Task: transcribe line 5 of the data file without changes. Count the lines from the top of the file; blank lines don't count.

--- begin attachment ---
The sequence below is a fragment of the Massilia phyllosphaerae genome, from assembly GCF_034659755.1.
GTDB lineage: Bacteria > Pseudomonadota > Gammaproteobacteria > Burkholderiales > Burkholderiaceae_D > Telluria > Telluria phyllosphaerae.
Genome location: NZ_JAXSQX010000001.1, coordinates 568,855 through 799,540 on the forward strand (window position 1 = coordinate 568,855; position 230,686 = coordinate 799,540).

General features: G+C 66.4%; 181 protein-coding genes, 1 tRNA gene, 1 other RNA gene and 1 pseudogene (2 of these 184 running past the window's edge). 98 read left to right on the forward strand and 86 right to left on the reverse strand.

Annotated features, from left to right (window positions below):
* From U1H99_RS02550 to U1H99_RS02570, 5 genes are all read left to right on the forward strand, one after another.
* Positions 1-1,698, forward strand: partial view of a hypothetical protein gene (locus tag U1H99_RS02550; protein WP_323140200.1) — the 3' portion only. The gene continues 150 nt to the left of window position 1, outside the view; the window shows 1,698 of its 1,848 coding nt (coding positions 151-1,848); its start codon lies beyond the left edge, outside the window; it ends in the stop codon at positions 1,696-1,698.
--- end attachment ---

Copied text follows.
Annotated features, from left to right (window positions below):